Rogers offered this account of what happened on July 8:
The implementation of the sixth phase of its maintenance update started at 2:27 a.m. Eastern. At 4:43 a.m. Eastern a specific coding change was introduced in its three Distribution Routers, which triggered the failure of the Rogers IP core network two minutes later.
“The configuration change deleted a routing filter and allowed for all possible routes to the Internet to pass through the routers. As a result, the routers immediately began propagating abnormally high volumes of routes throughout the core network. Certain network routing equipment became flooded, exceeded their capacity levels and were then unable to route traffic, causing the common core network to stop processing traffic. As a result, the Rogers network lost connectivity to the Internet for all incoming and outgoing traffic for both the wireless and wireline networks for our consumer and business customers.”
“Like many large telecommunications services providers (TSPs), Rogers uses a common core network, essentially one IP network infrastructure, that supports all wireless, wireline and enterprise services. The common core is the brain of the network that receives, processes, transmits and connects all Internet, voice, data and TV traffic for our customers.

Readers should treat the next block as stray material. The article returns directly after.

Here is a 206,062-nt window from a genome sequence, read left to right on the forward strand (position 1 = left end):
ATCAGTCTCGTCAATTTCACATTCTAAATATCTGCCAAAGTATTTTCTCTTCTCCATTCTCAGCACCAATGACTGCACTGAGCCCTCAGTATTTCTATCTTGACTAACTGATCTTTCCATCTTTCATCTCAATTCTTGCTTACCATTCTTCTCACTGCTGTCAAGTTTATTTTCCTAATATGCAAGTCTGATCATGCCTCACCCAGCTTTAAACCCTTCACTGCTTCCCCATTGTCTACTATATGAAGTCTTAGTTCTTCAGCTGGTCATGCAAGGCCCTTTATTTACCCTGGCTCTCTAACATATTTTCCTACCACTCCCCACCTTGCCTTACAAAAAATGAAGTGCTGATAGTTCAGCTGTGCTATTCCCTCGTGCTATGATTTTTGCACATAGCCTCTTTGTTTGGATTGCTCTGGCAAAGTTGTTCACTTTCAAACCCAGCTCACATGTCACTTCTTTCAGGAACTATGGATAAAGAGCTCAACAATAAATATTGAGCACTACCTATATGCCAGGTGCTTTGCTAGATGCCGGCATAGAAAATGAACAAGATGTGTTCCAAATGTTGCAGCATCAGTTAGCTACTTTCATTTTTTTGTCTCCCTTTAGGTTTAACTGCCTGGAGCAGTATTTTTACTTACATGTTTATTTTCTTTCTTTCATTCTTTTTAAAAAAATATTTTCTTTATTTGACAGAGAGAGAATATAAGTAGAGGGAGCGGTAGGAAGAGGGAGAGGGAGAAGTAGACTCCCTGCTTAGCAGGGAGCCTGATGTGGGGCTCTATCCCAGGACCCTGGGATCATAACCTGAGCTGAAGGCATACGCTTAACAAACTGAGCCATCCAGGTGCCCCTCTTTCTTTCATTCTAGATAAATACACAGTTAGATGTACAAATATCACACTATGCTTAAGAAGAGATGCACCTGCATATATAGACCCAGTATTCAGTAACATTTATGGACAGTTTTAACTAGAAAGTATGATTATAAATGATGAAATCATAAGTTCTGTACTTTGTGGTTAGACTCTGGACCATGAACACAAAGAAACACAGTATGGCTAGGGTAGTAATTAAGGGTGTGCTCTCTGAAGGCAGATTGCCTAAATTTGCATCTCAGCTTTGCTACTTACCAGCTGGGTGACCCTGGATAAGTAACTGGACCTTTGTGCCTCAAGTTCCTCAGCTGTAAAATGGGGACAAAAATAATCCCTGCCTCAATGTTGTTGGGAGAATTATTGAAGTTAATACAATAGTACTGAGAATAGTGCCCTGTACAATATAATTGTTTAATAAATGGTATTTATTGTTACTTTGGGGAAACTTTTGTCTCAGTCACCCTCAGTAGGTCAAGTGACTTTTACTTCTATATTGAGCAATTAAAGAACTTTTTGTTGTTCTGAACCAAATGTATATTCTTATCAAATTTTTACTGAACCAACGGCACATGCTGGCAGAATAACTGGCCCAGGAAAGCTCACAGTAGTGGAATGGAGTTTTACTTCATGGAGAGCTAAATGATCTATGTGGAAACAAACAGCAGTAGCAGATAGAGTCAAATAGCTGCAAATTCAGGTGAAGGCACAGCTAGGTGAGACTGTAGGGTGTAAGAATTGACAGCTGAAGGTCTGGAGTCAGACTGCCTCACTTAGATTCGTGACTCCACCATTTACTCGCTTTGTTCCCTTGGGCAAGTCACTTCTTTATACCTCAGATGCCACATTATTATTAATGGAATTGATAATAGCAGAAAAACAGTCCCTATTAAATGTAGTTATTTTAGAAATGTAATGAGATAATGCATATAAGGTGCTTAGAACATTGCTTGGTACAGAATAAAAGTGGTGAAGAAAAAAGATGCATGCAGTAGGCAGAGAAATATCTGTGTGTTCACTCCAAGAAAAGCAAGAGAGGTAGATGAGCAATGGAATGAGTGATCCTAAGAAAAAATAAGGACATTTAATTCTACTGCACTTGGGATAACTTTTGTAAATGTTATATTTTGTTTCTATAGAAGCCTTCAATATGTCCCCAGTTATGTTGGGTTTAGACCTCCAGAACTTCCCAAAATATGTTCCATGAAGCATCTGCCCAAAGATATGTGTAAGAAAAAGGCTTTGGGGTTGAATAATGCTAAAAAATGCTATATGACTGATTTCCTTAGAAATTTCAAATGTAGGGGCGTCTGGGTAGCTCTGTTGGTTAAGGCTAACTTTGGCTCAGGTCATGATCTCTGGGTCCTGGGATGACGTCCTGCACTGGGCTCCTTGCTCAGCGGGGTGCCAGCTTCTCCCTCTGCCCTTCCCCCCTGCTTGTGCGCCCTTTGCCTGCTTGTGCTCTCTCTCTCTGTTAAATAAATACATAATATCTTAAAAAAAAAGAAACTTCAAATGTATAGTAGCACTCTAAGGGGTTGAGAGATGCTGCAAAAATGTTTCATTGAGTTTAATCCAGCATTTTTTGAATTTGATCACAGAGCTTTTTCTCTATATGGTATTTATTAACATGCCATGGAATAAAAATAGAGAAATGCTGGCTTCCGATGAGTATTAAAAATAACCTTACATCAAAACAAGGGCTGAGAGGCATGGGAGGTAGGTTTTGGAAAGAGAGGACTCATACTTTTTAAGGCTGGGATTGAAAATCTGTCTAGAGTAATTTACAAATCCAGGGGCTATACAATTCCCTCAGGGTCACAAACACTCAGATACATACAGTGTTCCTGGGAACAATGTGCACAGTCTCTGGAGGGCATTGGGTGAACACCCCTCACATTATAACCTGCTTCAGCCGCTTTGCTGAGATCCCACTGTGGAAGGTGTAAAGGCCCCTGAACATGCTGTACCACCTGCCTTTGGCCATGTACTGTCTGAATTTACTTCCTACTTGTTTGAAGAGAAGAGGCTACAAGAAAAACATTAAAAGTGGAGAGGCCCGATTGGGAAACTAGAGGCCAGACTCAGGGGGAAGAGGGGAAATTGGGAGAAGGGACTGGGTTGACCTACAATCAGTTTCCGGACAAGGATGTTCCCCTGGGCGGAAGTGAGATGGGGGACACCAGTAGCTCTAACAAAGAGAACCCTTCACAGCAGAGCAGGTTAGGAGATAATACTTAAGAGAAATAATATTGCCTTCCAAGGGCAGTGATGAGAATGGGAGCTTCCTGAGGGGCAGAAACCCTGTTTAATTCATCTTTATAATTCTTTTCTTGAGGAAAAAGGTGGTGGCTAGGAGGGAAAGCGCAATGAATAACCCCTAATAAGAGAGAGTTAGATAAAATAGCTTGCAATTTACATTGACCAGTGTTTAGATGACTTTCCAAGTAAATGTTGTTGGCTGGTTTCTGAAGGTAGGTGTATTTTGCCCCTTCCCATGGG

“Again, similar to other TSPs around the world, Rogers uses a mixed vendor core network consisting of IP routing equipment from multiple tier one manufacturers. This is a common industry practice as different manufacturers have different strengths in routing equipment for Internet gateway, core and distribution routing. Specifically, the two IP routing vendors Rogers uses have their own design and approaches to managing routing traffic and to protect their equipment from being overwhelmed. In the Rogers network, one IP routing manufacturer uses a design that limits the number of routes that are presented by the Distribution Routers to the core routers. The other IP routing vendor relies on controls at its core routers. The impact of these differences in equipment design and protocols are at the heart of the outage that Rogers experienced.”
The result was Rogers network lost connectivity internally and to the Internet for all incoming and outgoing traffic, for both the wireless and wireline networks for consumer and business customers.
The submission lists the number of Rogers’ consumer, business, federal, provincial, territorial and municipal customers (some of whom may have redundant communications services). Those numbers have been blanked out in the public document.
Because wireless devices have become the dominant form of communicating for a vast majority of Canadians, Rogers said its wireless network was the first focus of recovery efforts. Then it worked on the landline service, and, finally on restoring data services, particularly for critical care services and infrastructure.
In a letter to the CRTC accompanying the submission, Ted Woodhead, Rogers’ chief regulatory and government affairs officer, wrote that “the network outage experienced by Rogers was simply not acceptable. We failed in our commitment to be Canada’s most reliable network.”